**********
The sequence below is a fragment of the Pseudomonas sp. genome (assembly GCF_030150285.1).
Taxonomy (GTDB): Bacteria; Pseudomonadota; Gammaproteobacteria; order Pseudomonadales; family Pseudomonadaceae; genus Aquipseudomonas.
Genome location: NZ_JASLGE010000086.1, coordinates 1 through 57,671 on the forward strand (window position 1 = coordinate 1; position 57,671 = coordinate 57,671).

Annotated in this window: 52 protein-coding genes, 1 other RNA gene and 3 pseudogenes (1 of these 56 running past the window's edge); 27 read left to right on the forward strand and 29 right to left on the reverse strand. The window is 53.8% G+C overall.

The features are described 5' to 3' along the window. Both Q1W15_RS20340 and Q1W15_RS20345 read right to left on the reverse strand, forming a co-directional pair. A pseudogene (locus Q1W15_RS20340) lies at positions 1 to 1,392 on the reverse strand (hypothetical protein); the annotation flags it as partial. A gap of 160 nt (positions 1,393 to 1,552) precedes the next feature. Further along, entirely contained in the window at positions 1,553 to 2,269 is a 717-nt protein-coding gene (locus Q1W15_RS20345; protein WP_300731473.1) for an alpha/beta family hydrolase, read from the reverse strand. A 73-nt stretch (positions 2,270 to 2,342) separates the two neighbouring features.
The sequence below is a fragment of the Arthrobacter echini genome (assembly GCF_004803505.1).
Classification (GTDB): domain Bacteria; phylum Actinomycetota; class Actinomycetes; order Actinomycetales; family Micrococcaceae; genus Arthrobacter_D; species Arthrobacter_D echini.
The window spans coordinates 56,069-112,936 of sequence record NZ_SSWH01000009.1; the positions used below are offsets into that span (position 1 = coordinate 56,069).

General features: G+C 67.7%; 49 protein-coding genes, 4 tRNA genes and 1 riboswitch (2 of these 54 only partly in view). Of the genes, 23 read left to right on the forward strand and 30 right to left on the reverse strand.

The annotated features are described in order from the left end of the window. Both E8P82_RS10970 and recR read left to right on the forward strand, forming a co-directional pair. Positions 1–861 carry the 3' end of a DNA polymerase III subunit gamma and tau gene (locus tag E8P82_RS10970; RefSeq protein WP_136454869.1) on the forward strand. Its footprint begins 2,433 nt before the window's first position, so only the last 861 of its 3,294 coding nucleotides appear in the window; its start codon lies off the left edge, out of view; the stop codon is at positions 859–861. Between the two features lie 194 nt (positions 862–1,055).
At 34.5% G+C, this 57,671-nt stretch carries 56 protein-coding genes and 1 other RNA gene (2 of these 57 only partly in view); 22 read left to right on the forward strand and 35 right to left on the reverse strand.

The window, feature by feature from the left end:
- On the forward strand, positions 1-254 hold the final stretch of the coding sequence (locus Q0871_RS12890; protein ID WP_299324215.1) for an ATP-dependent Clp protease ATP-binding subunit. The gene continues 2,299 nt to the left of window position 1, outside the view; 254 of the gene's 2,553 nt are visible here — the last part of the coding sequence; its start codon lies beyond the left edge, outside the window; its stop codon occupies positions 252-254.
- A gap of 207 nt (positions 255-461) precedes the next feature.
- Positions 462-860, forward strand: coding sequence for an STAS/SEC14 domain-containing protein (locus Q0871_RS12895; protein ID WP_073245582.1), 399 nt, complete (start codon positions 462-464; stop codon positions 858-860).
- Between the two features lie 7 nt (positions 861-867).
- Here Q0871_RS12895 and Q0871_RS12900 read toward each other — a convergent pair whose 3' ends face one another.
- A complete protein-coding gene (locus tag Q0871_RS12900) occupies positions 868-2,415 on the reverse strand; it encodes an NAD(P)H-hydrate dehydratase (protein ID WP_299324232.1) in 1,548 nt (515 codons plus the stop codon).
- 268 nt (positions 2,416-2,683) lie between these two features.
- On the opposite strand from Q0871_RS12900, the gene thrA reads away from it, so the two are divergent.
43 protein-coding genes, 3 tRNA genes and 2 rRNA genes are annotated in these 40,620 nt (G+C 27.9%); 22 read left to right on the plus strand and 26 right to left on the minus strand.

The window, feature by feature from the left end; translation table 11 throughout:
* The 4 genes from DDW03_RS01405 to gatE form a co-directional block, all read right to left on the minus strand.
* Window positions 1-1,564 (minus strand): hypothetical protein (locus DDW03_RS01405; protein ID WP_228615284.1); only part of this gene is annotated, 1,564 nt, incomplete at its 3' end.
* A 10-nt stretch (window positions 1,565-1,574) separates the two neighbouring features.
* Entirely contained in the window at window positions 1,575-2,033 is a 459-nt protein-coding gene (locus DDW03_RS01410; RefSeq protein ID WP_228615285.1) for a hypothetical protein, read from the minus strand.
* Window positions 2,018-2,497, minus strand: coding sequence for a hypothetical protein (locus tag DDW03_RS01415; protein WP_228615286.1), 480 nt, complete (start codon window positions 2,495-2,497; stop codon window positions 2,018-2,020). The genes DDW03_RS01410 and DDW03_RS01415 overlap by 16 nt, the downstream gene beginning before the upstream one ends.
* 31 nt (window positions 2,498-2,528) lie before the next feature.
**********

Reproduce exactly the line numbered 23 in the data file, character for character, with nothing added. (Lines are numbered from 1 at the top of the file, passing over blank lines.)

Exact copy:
* The 4 genes from DDW03_RS01405 to gatE form a co-directional block, all read right to left on the minus strand.